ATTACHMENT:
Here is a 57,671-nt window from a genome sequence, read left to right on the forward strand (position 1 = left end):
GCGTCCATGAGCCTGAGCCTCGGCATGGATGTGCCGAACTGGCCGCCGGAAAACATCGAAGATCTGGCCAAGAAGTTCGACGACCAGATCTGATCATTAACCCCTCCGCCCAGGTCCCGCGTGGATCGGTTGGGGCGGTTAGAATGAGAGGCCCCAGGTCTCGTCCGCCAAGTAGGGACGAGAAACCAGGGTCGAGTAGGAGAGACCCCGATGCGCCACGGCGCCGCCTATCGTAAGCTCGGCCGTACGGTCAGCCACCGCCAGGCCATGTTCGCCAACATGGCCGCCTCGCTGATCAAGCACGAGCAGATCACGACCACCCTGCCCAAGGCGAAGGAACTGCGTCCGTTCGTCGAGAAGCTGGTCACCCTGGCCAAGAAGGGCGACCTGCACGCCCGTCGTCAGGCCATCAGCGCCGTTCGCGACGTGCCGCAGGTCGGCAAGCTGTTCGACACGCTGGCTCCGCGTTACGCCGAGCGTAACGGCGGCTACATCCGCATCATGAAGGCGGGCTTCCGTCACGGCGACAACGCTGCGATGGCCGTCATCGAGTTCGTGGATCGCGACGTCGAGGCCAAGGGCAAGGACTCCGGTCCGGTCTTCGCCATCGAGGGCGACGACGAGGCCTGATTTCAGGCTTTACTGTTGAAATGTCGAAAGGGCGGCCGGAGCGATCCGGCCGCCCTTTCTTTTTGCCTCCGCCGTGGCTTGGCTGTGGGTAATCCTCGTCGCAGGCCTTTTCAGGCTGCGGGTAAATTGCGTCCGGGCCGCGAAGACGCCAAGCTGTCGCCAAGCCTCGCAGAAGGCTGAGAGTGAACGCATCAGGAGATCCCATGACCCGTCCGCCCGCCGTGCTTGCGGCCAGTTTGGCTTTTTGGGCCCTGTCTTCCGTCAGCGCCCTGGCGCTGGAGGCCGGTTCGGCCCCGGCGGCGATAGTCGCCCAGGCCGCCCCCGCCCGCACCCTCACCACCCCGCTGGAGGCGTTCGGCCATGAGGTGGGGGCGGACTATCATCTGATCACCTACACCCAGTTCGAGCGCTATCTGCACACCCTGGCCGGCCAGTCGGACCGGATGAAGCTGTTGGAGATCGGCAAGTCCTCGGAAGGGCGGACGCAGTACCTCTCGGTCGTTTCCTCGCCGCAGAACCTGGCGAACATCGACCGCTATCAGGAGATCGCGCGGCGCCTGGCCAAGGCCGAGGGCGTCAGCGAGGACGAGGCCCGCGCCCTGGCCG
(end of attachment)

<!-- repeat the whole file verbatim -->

Here is a 57,671-nt window from a genome sequence, read left to right on the forward strand (position 1 = left end):
GCGTCCATGAGCCTGAGCCTCGGCATGGATGTGCCGAACTGGCCGCCGGAAAACATCGAAGATCTGGCCAAGAAGTTCGACGACCAGATCTGATCATTAACCCCTCCGCCCAGGTCCCGCGTGGATCGGTTGGGGCGGTTAGAATGAGAGGCCCCAGGTCTCGTCCGCCAAGTAGGGACGAGAAACCAGGGTCGAGTAGGAGAGACCCCGATGCGCCACGGCGCCGCCTATCGTAAGCTCGGCCGTACGGTCAGCCACCGCCAGGCCATGTTCGCCAACATGGCCGCCTCGCTGATCAAGCACGAGCAGATCACGACCACCCTGCCCAAGGCGAAGGAACTGCGTCCGTTCGTCGAGAAGCTGGTCACCCTGGCCAAGAAGGGCGACCTGCACGCCCGTCGTCAGGCCATCAGCGCCGTTCGCGACGTGCCGCAGGTCGGCAAGCTGTTCGACACGCTGGCTCCGCGTTACGCCGAGCGTAACGGCGGCTACATCCGCATCATGAAGGCGGGCTTCCGTCACGGCGACAACGCTGCGATGGCCGTCATCGAGTTCGTGGATCGCGACGTCGAGGCCAAGGGCAAGGACTCCGGTCCGGTCTTCGCCATCGAGGGCGACGACGAGGCCTGATTTCAGGCTTTACTGTTGAAATGTCGAAAGGGCGGCCGGAGCGATCCGGCCGCCCTTTCTTTTTGCCTCCGCCGTGGCTTGGCTGTGGGTAATCCTCGTCGCAGGCCTTTTCAGGCTGCGGGTAAATTGCGTCCGGGCCGCGAAGACGCCAAGCTGTCGCCAAGCCTCGCAGAAGGCTGAGAGTGAACGCATCAGGAGATCCCATGACCCGTCCGCCCGCCGTGCTTGCGGCCAGTTTGGCTTTTTGGGCCCTGTCTTCCGTCAGCGCCCTGGCGCTGGAGGCCGGTTCGGCCCCGGCGGCGATAGTCGCCCAGGCCGCCCCCGCCCGCACCCTCACCACCCCGCTGGAGGCGTTCGGCCATGAGGTGGGGGCGGACTATCATCTGATCACCTACACCCAGTTCGAGCGCTATCTGCACACCCTGGCCGGCCAGTCGGACCGGATGAAGCTGTTGGAGATCGGCAAGTCCTCGGAAGGGCGGACGCAGTACCTCTCGGTCGTTTCCTCGCCGCAGAACCTGGCGAACATCGACCGCTATCAGGAGATCGCGCGGCGCCTGGCCAAGGCCGAGGGCGTCAGCGAGGACGAGGCCCGCGCCCTGGCCG